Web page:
During the second season of The Wayans Bros., Dee Baxter (Anna Maria Horsford) replaces Lou (Jill Tasker) as the Neidemeyer Building's security guard for the remainder of the series. When the President of the United States comes to Harlem during his campaign trail, Pops' Diner is designated as the location where the prez can relieve himself, which the family considers an honor. With Pops eager to reap the benefits of having the leader of the free world pass through his establishment, and Marlon determined to shake the President's hand, the visit is a pretty big deal to the family However, the Williams' world is flipped upside down when the Secret Service lock down the diner due to safety concerns, infringing on their privacy. In the end, Pops' gets an uptick in business, Marlon gets to shake the President's hand, and Dee gets to experience a bit of sexual tension in her debut appearance.

Season 3, Episode 1 "Grandma's in the Hiz-House"

When Grandma Ellington (Ja'net Dubois) stops in town, Shawn and Marlon are ecstatic to see the family matriarch, even making room for her to stay in their apartment. The decision is one that the brothers will quickly regret, as Grandma Ellington begins to infiltrate their life, from ruining their clothing to chasing away their dates. Shawn and Marlon decide to make things uncomfortable in hopes that she will leave, but the plan backfires, with Grandma Ellington’s discovery of the ruse putting a wedge between her and her grandsons. Realizing the error in their ways, the brothers attempt to win their grandmother back over and get back in her good graces.

Season 3, Episode 9 "The Return of the Temptones"

Pops gets a blast from the past when Shawn and Marlon decide to round up the members of his old group The Temptones for an epic reunion after thirty years. While the gesture is well-intended, things fall apart when the members let bad blood get into the mix, which puts The Temptones' upcoming performance in jeopardy. As Pops and the crew struggle to find common ground, Shawn and Marlon stand-in for the missing members, resulting in a hilariously horrendous rendition of The Temptones' hit, "Bang, Bang Bang." However, the original members of the group decide to put their differences to the side for the sake of the group's legacy, tearing down the stage in one of the more memorable moments in The Wayans Bros. history.

Season 4, Episode 9 "Can I Get a Witness?"

After finding himself in the wrong place at the wrong time, Marlon becomes an eyewitness to a bank robbery and identifies the criminal in a police line-up. This results in the Williams' being put in protective custody until the case is resolved, but when word gets out that the culprit's brother is on the hunt for them, it appears as if they cannot avoid meeting their eventual fate. However, the criminals' thirst for vengeance gets thwarted just in the nick of time, keeping Marlon, Shawn and Pops in the clear and out of danger.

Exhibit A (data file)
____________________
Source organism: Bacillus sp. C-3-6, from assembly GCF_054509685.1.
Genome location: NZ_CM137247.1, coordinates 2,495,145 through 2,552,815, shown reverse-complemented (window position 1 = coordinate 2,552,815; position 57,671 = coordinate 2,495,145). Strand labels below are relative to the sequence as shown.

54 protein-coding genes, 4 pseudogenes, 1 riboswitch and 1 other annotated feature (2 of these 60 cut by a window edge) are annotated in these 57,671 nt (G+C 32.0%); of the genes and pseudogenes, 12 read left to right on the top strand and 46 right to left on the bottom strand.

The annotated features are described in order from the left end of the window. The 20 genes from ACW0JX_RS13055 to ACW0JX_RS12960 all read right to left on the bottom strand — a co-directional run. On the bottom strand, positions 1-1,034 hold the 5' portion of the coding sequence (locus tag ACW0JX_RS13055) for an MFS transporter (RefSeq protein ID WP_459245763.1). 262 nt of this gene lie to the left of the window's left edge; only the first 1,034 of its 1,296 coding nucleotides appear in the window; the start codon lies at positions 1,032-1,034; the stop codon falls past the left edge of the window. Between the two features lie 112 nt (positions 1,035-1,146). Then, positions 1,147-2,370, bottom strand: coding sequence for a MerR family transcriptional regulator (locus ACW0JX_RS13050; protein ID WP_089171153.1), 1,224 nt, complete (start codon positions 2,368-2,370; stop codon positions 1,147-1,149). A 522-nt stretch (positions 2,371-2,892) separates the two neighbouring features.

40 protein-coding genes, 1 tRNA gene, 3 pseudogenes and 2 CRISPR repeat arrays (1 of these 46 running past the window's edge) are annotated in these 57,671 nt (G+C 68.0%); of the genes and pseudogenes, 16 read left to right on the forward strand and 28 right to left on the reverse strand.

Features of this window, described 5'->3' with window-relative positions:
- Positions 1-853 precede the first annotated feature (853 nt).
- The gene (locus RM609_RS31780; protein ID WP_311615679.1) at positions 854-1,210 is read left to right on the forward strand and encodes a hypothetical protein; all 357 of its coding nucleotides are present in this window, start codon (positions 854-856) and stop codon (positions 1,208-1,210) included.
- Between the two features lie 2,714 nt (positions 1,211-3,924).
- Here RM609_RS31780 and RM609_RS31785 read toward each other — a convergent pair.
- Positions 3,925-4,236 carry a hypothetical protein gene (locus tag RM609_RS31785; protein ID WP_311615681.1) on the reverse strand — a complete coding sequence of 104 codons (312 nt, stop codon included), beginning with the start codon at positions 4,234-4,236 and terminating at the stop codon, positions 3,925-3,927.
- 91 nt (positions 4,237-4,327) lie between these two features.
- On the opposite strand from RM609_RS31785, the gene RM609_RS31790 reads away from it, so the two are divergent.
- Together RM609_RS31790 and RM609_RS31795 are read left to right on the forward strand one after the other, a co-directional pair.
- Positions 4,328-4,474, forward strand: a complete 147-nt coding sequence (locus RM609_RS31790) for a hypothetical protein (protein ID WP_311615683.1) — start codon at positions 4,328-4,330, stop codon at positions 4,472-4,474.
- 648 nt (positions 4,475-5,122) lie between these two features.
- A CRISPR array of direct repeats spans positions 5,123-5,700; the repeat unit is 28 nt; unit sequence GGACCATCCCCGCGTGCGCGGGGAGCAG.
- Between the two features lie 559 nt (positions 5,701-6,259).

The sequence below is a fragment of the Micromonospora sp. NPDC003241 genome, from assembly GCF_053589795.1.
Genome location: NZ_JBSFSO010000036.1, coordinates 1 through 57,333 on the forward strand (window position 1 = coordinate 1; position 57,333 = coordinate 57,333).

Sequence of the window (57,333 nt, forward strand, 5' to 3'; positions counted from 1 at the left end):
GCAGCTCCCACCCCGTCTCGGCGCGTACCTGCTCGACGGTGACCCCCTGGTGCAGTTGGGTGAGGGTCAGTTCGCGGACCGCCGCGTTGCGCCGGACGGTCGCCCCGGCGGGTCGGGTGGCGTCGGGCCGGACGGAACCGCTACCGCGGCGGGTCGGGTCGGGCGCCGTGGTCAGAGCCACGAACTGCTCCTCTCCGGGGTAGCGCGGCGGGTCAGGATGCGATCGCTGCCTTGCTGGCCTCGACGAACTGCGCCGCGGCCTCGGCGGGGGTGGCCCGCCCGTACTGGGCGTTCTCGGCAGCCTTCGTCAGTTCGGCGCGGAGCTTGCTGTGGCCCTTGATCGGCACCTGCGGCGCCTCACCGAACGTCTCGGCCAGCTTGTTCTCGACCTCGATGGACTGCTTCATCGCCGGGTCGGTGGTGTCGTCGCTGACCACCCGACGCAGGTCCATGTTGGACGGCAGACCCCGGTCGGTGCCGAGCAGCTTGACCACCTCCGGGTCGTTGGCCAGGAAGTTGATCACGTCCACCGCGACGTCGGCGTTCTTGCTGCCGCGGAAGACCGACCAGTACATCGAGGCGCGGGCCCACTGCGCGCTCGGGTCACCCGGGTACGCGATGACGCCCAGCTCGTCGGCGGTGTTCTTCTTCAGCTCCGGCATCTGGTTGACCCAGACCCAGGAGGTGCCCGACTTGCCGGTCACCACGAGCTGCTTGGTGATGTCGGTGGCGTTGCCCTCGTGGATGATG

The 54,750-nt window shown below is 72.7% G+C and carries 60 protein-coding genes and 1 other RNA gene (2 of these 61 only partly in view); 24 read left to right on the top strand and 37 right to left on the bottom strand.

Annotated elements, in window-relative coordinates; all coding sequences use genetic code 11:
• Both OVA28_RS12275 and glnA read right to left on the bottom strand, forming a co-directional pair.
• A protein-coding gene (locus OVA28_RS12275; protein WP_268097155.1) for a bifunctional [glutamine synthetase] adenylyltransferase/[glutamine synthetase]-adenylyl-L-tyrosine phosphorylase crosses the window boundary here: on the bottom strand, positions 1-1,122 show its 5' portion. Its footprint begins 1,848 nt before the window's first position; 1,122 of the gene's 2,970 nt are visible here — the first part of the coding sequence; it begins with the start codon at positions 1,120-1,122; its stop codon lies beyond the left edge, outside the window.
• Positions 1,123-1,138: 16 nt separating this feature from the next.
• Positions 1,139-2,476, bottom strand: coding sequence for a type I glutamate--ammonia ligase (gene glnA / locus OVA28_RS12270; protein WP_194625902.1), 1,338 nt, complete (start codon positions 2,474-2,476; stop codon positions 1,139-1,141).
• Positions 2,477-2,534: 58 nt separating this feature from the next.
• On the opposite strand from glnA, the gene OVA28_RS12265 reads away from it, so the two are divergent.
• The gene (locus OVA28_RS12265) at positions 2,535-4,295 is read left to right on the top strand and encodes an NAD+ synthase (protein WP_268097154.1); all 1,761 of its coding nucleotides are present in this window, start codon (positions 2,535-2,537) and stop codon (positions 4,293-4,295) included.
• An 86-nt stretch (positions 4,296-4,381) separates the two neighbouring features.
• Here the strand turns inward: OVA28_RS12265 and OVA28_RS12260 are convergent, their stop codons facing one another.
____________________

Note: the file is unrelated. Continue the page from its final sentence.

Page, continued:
Season 4, Episode 19 "Talk is Cheap"

Shawn and Marlon are summoned to The Jerry Springer Show to see just how close their relationship is, which leads to a few secrets between the two being revealed. When Marlon finds out that Shawn had paid his girlfriend a visit at her apartment, the two begin to bicker with one another in front of the studio audience, with Pops and Dee getting involved from the comfort of the crowd. As things get heated between the two, the bros resort to throwing blows, hurling insults and embarrassing one another. While the pair eventually come to their senses and patch things up, their dust-up and Jerry Springer's appearance made for classic television.

Season 5, Episode 7 "The Kiss"

Dee Baxter catches up with old friend Missy Elliott, who gives her a pair of tickets to her concert later that night. Deciding to take Shawn as a guest, the two enjoy one another's company to the point that they wind up kissing after a long night of drinking before passing out. Waking up half-naked and in the same bed with one another, it appears as if the two had slept together, making for a string of awkward encounters between the two. However, the potential lovebirds discover that they were victims of a prank by Marlon, which brings Shawn and Dee's friendship back to normal.

Season 5, Episode 18 "Hip Hop Pops"

Shawn and Marlon gather Pops' closest friends and throw him a surprise party to celebrate his 50th birthday. However, while the brothers' efforts were meant to put Pops in good spirits, they actually put him in a depressive and reflective state due to his age and fear of death. Looking to infuse a little fun into their father's life, Shawn and Marlon takes Pops out to the club to help make him feel young again, but the experience inspires Pops to change his wardrobe and slang in an attempt to hold onto his youth. From engaging in freestyle battles to donning iced-out chains, Pops' new style rubs Shawn and Marlon the wrong way, forcing them to cook up a plan to get him to revert back to the man they used to know.

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President Donald Trump holds up a memorandum that reinstates sanctions on Iran.
Chip Somodevilla

Everything You Need To Know About Tensions Between Iran And The U.S.

Tension between the U.S. and Iran came to a head on Friday (Jan. 3) after a U.S. drone killed the head of Iran's Quds Force, Qassem Soleimani, and Abu Mahdi al-Muhandis, the deputy commander of Iran-backed militia organization, Popular Mobilization Forces (PMF).

The strain between Iran and the U.S. date back to the 1953 overthrow of Iran's Prime Minister Mohammad Mossadegh, and has been ongoing, which resulted in Americans being held hostage at the U.S Embassy for 444 days by Tehran protestors.